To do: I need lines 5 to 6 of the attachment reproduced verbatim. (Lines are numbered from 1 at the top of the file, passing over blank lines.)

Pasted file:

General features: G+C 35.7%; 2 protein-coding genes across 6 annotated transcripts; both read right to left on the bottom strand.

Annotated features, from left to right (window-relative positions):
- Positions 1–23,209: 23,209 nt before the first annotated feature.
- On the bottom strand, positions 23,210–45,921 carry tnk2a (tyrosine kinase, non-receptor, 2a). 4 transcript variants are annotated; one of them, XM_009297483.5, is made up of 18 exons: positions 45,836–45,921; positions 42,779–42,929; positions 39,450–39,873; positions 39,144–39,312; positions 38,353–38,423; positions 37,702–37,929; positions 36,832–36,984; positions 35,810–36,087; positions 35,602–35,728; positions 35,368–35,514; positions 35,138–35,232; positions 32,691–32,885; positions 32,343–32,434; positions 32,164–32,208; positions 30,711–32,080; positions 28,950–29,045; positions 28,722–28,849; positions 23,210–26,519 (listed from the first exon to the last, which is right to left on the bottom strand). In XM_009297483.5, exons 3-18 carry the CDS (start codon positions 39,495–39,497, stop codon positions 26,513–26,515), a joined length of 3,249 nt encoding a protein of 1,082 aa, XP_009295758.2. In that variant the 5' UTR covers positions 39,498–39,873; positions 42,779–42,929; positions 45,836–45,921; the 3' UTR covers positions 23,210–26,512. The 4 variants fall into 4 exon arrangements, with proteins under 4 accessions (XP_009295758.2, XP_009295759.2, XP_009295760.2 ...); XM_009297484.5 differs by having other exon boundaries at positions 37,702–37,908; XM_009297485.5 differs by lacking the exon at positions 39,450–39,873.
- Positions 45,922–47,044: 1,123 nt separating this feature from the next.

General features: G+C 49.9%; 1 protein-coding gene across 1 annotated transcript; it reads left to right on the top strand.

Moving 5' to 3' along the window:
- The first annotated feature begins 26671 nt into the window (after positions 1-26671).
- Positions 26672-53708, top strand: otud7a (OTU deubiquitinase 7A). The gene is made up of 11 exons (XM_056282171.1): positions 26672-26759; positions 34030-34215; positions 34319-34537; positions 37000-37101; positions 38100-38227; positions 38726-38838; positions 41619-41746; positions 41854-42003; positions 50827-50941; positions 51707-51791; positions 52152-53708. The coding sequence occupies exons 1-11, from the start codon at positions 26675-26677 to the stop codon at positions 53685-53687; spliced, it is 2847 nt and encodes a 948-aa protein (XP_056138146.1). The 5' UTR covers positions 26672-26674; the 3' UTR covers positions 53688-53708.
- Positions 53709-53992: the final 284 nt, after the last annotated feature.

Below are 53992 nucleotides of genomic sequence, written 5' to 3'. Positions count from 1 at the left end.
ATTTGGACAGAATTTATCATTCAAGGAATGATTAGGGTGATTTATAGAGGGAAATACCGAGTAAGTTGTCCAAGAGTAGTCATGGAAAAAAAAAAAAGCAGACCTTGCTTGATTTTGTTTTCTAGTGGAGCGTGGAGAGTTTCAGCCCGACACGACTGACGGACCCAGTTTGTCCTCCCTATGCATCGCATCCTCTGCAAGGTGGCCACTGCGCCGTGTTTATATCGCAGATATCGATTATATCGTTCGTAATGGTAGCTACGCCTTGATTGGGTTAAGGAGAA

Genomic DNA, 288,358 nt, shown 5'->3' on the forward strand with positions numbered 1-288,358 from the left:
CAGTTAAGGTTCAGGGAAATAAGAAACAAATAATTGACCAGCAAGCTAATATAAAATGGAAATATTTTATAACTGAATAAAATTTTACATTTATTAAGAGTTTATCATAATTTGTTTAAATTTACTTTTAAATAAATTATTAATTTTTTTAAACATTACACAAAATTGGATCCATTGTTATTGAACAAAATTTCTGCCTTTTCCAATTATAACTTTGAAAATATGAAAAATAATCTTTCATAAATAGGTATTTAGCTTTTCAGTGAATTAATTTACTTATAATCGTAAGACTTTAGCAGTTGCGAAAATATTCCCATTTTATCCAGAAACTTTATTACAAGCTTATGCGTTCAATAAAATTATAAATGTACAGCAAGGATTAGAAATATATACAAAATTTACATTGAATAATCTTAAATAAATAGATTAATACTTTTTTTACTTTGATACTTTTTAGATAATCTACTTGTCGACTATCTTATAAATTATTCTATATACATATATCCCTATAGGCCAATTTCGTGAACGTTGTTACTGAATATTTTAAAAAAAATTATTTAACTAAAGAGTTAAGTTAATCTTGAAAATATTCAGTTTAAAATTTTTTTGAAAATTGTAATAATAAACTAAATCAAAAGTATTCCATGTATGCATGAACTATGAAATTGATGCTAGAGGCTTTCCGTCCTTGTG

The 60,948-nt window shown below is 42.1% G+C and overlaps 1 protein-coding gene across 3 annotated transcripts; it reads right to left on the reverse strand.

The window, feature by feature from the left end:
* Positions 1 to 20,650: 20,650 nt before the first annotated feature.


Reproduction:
- Positions 45,922–47,044: 1,123 nt separating this feature from the next.

General features: G+C 49.9%; 1 protein-coding gene across 1 annotated transcript; it reads left to right on the top strand.